I was up at 4am this morning. When I am worried or stressed out, this is as long as my eyes will stay closed. It’s better for me to just get out of bed and write or pray or read, but usually I just sit and worry. Some days it’s money, other days it’s the people I serve as a priest. Today it is the ever present worry that I don’t know where I am living or what is happening to the world I thought I knew. It has taken a couple of days to process what I had hoped was a bad reality TV show, but now true reality is setting in.
Just over 15 years ago on September 12th, 2001, I woke up in New York City with a very similar feeling. The day before, men had flown planes into buildings just down the street from where I lived. This had never happened before in the country I knew. The images on TV did not make sense and when the wind blew the acrid smell of burning buildings uptown, through my window, I felt like I was living in a bad dream. That was my second day of seminary.
This week so far feels like the beginning of a dystopian novel, but as I listen to the voices of my black, brown, latino and LGBTQ friends, as I listen again to the voices of the women around me, I realize that this is the life they have always been living. Because I am a white man I had the luxury to believe in a world that was nicer and more honest than it ever actually was. Because it was nicer and more honest to me. This is why I cannot say, with an confidence to anyone that everything is going to be ok. I honestly do not know what that means anymore.
History’s arc is hard to see when you are in the middle of it. Every day I see people trying to make sense and explain what is happening. Some say let’s wait and see. Maybe we are all just overreacting, our system of checks and balances will make sure things don’t get too out of hand. Each of these statements is a way for mostly white people to get through the day and sleep through the night. It is the voice of privilege. It is the voice of those with the luxury to wait and see. By the time the damage is done for us to see it will be too late. I was once told by my wife that when people show you who they are, you should believe them. There is no need to wait and see what is going to happen, we have already been shown.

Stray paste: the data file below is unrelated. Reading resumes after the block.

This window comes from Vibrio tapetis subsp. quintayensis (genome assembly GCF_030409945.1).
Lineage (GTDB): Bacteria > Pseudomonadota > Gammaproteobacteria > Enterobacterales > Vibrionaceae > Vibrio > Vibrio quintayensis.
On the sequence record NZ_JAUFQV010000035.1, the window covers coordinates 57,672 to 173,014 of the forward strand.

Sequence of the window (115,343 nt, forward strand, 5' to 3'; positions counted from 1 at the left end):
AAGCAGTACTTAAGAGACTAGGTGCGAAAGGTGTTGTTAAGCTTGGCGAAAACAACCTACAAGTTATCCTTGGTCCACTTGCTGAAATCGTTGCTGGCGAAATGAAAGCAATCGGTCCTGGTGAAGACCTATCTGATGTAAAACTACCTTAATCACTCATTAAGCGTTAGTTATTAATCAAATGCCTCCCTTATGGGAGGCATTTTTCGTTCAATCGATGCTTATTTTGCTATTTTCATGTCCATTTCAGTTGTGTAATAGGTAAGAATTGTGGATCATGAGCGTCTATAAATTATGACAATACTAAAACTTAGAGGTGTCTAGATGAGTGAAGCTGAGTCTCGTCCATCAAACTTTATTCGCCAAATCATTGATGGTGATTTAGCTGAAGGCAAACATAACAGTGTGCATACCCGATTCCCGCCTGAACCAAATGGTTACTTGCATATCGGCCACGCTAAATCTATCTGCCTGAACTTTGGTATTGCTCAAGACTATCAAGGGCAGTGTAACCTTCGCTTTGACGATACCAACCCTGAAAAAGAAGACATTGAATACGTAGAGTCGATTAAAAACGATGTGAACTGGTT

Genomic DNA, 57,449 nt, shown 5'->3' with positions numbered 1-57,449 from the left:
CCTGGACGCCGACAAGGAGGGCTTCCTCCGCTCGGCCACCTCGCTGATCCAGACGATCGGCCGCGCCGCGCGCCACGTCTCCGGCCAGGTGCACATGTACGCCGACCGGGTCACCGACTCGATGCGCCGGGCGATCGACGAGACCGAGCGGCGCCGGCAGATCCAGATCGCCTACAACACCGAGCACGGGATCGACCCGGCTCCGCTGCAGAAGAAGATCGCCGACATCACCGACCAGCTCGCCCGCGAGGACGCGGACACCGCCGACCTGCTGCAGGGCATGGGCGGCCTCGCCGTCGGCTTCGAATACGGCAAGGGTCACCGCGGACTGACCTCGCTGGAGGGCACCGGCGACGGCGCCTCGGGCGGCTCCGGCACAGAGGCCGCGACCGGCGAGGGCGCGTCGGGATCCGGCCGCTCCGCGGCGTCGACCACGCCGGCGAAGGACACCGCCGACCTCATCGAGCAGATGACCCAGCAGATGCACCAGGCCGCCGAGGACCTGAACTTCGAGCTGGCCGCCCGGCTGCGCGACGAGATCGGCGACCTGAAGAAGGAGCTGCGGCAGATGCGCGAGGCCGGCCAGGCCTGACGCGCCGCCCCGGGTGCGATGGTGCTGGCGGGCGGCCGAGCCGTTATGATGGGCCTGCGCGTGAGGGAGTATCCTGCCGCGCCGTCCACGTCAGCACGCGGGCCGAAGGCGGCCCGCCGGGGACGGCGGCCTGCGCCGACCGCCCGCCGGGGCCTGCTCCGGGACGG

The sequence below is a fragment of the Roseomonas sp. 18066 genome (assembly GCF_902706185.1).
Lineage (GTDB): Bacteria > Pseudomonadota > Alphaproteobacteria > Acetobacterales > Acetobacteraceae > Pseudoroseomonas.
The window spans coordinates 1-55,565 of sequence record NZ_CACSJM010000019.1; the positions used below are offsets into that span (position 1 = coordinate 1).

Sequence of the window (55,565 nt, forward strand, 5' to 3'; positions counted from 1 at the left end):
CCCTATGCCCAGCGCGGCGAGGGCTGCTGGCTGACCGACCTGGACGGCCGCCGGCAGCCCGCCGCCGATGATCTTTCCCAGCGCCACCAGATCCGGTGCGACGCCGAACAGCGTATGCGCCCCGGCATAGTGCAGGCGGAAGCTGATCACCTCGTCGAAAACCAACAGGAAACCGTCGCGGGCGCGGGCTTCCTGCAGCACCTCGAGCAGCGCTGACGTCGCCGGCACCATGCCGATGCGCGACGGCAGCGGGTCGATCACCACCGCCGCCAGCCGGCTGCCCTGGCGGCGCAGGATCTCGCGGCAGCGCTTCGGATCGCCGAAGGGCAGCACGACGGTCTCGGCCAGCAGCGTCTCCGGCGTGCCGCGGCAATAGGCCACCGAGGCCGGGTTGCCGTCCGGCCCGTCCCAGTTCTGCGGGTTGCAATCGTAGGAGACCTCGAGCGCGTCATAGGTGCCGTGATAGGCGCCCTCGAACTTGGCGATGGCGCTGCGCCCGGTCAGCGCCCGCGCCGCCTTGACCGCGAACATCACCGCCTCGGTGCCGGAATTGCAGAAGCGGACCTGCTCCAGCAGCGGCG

As a priest, my first instinct is to return to my faith and holy texts, but today that is hard. Millions of people in the country believe that a Christian God has ordained Donald Trump as our president. They believe that his actions will be those of a divinely appointed leader and that is terrifying. For many people of faith God only works through the winners. Make no mistake that God has found a true believer in our new president.
So rather than wallow in despair I have decided to listen to my friends who say, “I’m sorry but we don’t have time for your self-pity, your despair does your allies no good” “You are a white man in a culture that loves white men, you have work to do!” “Our lives are at stake while you sit at home believe that you can’t change anything” Lastly they say this, “Your life is a stake as well, your soul cannot be free until we are all free.”
So today I put my hope in the God of the brown, refugee savior who lived and died under imperial military occupation. I put my hope in the God of the prophets who preached to those in power and demanded their repentance when they strayed from the path of justice, mercy and peace. I put my trust in the God of the saints and martyrs who throughout history have stood up and spoken out to protect the vulnerable and those without power. I choose to see God in the immigrant and refugee, in the homeless and poor, in the widow, the orphan, the abused, the despised and the outcast, in the prisoner and in all those we hide from our eyes and try not to see. I choose to see God in the face of my enemy, but whom God loves too much to let them stay an enemy. I choose to believe in the God of reconciliation but to never be reconciled to injustice, oppression or exploitation.
A week ago today I was gathered with over 500 clergy from around the country on the Standing Rock Reservation in North Dakota. We marched and sang and listened to speakers, in solidarity with their struggle to protect their water and their land. Of all the things that were said, one particular quote stood out; “You can fake care, but you cannot fake showing up”
It’s time to show up.